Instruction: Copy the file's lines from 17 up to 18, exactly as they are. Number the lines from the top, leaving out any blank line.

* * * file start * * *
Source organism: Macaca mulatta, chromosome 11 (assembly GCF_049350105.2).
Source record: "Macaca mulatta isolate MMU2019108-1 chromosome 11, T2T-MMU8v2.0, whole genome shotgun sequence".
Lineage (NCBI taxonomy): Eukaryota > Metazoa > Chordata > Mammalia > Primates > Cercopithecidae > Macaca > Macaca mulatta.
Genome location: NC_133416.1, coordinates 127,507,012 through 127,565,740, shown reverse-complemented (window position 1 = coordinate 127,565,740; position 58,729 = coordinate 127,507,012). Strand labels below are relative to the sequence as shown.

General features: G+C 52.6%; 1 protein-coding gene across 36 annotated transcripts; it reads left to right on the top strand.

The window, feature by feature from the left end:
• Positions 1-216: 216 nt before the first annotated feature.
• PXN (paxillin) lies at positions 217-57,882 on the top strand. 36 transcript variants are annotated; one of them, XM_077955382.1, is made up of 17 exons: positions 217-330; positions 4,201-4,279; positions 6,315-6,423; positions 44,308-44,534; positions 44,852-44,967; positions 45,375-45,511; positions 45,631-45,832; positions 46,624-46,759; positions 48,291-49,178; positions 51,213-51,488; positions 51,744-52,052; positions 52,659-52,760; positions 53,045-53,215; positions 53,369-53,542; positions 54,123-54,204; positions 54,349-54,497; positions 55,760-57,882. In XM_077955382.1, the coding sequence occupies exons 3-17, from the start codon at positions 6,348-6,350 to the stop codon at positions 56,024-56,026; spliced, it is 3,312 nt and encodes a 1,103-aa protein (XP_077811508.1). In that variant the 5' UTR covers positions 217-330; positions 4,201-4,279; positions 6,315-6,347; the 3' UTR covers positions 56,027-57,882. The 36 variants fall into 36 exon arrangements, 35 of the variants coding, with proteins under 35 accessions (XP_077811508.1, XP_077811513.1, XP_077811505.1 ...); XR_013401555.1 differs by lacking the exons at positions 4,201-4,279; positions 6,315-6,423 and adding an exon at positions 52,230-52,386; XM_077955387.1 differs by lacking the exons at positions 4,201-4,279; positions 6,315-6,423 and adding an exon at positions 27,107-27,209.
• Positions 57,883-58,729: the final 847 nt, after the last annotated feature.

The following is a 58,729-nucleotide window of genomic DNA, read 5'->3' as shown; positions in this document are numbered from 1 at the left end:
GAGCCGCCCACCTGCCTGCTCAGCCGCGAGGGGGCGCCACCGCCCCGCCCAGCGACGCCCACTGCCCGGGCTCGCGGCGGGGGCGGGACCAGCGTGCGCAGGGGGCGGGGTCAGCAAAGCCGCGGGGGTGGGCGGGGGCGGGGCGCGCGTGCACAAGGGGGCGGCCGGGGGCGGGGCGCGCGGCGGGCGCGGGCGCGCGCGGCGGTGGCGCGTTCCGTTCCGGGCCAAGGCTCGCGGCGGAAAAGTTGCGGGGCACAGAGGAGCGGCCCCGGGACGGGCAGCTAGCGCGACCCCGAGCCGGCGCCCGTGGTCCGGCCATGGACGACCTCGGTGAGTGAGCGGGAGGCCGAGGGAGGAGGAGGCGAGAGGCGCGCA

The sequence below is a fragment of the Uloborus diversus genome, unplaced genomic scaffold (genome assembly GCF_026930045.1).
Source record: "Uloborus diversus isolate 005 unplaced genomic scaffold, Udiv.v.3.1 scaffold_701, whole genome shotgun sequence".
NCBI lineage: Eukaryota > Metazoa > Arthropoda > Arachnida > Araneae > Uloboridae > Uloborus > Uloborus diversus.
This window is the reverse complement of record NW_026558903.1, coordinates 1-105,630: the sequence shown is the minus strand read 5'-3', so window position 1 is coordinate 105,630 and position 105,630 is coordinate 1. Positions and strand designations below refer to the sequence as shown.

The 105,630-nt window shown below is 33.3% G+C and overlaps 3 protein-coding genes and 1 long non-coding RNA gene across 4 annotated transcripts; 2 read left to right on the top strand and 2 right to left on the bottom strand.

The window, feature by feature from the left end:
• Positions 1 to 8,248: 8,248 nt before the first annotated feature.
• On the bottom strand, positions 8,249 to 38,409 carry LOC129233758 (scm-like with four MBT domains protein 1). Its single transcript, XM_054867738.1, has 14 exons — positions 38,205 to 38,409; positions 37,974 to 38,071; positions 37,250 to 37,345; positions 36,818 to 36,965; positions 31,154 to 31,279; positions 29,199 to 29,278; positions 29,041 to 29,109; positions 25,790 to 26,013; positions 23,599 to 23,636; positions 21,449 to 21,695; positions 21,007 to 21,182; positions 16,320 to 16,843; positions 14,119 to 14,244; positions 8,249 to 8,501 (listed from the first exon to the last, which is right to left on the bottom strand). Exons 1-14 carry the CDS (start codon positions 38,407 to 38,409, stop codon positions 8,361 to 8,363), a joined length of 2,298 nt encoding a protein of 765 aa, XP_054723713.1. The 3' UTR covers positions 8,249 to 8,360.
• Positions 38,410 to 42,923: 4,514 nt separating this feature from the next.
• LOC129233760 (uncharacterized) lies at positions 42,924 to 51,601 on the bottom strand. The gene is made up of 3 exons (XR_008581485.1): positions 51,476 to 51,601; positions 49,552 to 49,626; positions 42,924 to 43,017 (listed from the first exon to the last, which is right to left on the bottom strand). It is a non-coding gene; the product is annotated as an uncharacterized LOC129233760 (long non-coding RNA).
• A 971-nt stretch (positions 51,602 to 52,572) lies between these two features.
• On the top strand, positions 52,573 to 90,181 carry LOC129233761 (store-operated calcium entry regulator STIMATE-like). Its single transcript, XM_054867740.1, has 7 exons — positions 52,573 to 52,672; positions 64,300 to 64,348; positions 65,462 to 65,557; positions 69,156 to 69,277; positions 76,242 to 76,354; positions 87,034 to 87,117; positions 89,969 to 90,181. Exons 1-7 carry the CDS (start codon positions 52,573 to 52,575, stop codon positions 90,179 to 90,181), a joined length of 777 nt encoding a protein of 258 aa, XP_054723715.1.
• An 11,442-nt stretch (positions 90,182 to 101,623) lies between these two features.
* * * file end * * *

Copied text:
The window, feature by feature from the left end:
• Positions 1 to 8,248: 8,248 nt before the first annotated feature.